Among children undergoing needle-related procedures, providing procedural information and distraction using immersive virtual reality (IVR) significantly reduces pain and anxiety, according to a study published online Feb. 16 in JAMA Network Open.
Cho Lee Wong, R.N., Ph.D., and Kai Chow Choi, Ph.D., from the Chinese University of Hong Kong, conducted a randomized trial to examine the effects of IVR on reducing the pain, anxiety, and stress experienced by pediatric patients (aged 4 to 12 years) undergoing venipuncture. A total of 149 pediatric patients were recruited and randomly assigned to the intervention (age-appropriate IVR intervention offering distraction and procedural information) or control (standard care only; 75 and 74 patients, respectively). Outcomes were measured 10 minutes before, during, immediately after, and 30 minutes after needle-related procedures.
The researchers found that patients in the IVR group reported significantly less pain (β = −0.78) and anxiety (β = −0.41) immediately after the intervention compared with those in the control group. Significantly higher health care professional satisfaction was also reported in the IVR group versus control group (mean score, 34.5 versus 32.9 on a 40-point scale). The length of venipuncture was significantly shorter in the IVR group versus control group (mean duration, 4.43 versus 6.56 minutes).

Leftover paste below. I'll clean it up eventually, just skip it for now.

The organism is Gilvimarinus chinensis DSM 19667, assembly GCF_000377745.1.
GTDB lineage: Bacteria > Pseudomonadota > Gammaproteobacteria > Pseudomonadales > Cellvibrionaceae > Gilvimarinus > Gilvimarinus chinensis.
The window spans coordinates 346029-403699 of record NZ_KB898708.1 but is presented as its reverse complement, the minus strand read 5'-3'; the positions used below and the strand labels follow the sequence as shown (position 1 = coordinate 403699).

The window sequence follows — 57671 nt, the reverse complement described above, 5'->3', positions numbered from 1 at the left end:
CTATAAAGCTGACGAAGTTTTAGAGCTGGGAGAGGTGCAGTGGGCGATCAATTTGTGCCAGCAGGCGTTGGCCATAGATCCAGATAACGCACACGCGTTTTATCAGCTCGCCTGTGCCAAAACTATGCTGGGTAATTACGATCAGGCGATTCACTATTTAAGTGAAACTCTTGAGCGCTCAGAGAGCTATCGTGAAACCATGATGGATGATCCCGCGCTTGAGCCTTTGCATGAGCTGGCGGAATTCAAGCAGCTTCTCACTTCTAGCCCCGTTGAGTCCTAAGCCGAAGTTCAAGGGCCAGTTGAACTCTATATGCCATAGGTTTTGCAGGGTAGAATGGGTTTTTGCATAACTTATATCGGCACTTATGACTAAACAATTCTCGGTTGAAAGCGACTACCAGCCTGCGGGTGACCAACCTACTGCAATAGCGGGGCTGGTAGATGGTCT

“Given that IVR is becoming more affordable and accessible, it could be used to improve children’s experiences of needle-related or pain- and anxiety-inducing medical procedures,” the authors write.
Cho Lee Wong et al, Effects of an Immersive Virtual Reality Intervention on Pain and Anxiety Among Pediatric Patients Undergoing Venipuncture, JAMA Network Open (2023). DOI: 10.1001/jamanetworkopen.2023.0001
JAMA Network Open
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